Yesterday I finally went to the Chiropractor’s, got adjusted, and pre-paid for a bunch of visits, with standing appointments on Monday, Tuesday, and Friday for the foreseeable future.
Oh, and I also went to see a little movie that you may recall me occasionally referring to here: Watchmen.
Despite the fact that I went decades believing that a Watchmen movie couldn’t – and shouldn’t – be made, there was never really any question that, if it happened, I would see it, if for no other reason than to torture myself.
Even in the days when they were talking about painting Arnold Schwarzenegger blue and shaving his head in order for him to play Dr. Manhattan – think about how terrible it was when they did exactly that in Batman and Robin for his role as Mr. Freeze – I probably would have gone to see it.
And I would have bitched. If this had happened back in the late 80s/early 90s as planned, I’d probably still be bitching now.
However, up until I saw the first trailer for this movie last summer, I never thought there would come a day when I’d actually want to see a Watchmen movie.
I could go on for months writing daily essays about how much I love the Watchmen comic book.
As an aside, let me say this: yes, it’s a comic book. People who don’t want to admit that they read or enjoy comic books throw around the term “graphic novel” because it sounds better. But within the world of comics, “graphic novel” has a specific meaning; it’s not a generic, “safe” term for comic book. It’s a specific kind of comic book.
And Watchmen? Before it was ever collected into a single volume that could arguably fit that specific definition, it was sold in the form of twelve individual saddle-stitched, four-color publications known as comic books.
Get over your prejudices and pre-conceived notions, and drop the pretentiousness. The Hugo award-winning story that was also one of Time Magazine’s 100 Greatest Novels is a comic book. In your face, snobs!
But in any case, I won’t go on about my love for this particular comic. Just understand that I do love it, revere it, cherish it, and hold it as close to my heart – maybe even closer – as anything you might love, revere, cherish, and hold close to your hearts. I read it – for the first of dozens of times – when I was 15, and it had a transformative effect on my life.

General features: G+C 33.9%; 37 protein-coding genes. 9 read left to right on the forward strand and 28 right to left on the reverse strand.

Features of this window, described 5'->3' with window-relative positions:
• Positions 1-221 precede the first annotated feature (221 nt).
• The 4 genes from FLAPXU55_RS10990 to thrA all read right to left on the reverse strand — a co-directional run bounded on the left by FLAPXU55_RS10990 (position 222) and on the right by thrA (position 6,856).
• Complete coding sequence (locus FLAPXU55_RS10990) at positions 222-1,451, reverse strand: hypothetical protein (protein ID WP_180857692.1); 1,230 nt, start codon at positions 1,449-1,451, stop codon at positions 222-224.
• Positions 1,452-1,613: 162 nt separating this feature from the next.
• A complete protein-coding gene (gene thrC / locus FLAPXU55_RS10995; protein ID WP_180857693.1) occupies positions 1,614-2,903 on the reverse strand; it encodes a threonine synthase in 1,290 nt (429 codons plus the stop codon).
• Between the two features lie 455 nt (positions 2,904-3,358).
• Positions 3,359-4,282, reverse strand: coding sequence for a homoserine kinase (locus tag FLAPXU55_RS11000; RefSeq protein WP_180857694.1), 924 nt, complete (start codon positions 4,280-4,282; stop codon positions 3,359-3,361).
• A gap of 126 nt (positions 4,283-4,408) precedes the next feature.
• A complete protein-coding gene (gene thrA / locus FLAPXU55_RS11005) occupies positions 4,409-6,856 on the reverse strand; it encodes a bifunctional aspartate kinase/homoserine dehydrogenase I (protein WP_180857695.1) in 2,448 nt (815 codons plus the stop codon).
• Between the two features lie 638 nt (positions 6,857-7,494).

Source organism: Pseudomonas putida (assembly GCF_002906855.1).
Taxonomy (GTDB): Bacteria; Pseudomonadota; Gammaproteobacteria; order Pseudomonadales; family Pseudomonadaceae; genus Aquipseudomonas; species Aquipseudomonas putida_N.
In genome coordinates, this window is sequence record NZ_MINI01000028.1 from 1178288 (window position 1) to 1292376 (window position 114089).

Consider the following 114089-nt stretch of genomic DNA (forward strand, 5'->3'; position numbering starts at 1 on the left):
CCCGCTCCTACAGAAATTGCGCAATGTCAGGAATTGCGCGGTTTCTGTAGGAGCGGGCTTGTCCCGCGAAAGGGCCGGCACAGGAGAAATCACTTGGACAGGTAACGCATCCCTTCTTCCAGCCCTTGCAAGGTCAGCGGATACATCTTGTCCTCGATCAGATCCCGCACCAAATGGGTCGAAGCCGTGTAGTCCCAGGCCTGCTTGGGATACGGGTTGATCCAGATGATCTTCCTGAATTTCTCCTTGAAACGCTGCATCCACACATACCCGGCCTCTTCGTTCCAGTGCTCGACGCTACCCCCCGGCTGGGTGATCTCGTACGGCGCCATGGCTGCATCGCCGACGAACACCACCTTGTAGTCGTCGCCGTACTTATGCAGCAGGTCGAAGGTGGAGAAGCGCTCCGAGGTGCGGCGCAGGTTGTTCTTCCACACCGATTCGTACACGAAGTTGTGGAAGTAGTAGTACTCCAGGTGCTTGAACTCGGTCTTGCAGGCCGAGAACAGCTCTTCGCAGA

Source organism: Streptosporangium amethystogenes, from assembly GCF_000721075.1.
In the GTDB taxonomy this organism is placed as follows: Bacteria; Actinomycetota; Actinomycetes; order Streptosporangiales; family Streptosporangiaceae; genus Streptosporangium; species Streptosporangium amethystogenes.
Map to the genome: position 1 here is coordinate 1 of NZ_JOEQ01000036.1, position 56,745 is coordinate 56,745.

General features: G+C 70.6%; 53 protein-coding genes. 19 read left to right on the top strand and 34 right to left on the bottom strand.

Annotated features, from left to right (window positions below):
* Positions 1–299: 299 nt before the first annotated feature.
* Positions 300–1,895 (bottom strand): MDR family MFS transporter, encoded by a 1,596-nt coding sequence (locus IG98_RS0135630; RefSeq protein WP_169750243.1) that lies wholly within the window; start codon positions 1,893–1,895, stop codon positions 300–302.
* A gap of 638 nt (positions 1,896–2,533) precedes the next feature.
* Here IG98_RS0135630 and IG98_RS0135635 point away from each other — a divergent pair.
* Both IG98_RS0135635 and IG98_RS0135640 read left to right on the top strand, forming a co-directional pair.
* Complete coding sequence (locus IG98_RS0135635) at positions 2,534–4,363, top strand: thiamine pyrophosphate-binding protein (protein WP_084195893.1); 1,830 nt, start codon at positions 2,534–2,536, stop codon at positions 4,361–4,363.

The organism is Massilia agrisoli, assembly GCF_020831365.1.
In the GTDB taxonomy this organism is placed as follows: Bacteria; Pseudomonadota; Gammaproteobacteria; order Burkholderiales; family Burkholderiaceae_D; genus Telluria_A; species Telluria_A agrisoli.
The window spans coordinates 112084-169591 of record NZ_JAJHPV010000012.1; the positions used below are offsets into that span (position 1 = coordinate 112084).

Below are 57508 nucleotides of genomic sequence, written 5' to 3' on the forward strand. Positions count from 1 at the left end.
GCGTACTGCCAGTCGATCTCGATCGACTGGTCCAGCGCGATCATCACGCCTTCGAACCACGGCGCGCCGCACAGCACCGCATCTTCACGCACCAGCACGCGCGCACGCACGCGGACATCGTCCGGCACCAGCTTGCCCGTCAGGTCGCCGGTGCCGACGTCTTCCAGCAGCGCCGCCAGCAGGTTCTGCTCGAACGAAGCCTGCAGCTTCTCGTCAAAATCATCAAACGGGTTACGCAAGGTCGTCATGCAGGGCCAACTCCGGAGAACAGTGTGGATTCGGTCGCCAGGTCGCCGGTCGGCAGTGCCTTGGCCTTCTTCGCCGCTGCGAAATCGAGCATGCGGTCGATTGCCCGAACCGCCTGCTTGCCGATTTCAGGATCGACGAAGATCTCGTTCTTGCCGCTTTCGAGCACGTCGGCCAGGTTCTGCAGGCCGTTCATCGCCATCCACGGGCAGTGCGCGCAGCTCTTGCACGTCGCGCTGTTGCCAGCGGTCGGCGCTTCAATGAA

There were many reasons over the years that I was opposed to seeing it adapted to film – Hello? Did you see the part where I mentioned that they considered painting Arnold Schwarzenegger blue and shaving his head to have him play Dr. Manhattan? – and even now that I’ve seen the movie and actually enjoyed it, I still hold many of those reservations.
Let’s get that out of the way first. I did actually enjoy the movie. It ranks up there as one of the best comic to film adaptations I’ve ever seen. It was visually stunning, mostly well-paced, and there was a clear reverence for the source material. Most of the performances were solid – Jackie Earl Haley in particular did an excellent job – and even the ones that were only so-so were still decent.
There’s so much that I have to say about the movie, but like the movie itself in attempting to tell the story, there are far too many constraints in terms of time, format, and audience to engage in too deep of an exploration.
So, regrettably, I’ll just have to hit some of the high – and low – points and then just get on with the business of my usual pointless blathering.
Seriously, I could easily pull a Slacktivist and devote years to examining the movie and the comic on which it was based in order to present a complete comparison and evaluation.
Anyway, I’ll start off with some of the minor nitpicks that are specific to the movie.
The thing that bothered me the most was the terrible job done in terms of casting people to play real-life people. The movie’s Nixon was absolutely terrible. Ted Koppel? Atrocious. Lee Iacocca…what the hell was he doing in there anyway? I will say that the person playing Kissinger was decent, though.
The costume design was also bothersome. It was, in many cases, far too generically “super hero movie” costume design. I have no complaints whatsoever about seeing hot women in skintight latex, but Malin Akerman was playing the Silk Specter.
Rorschach’s costume was mostly spot-on, and the changing inkblots on his mask were great – and generally used to great effect - but that was an instance in which the material actually should have been latex. I’m not really sure what the material in the movie was supposed to be. It looked like cotton.
I did like the re-design of the original Silk Specter’s costume, though.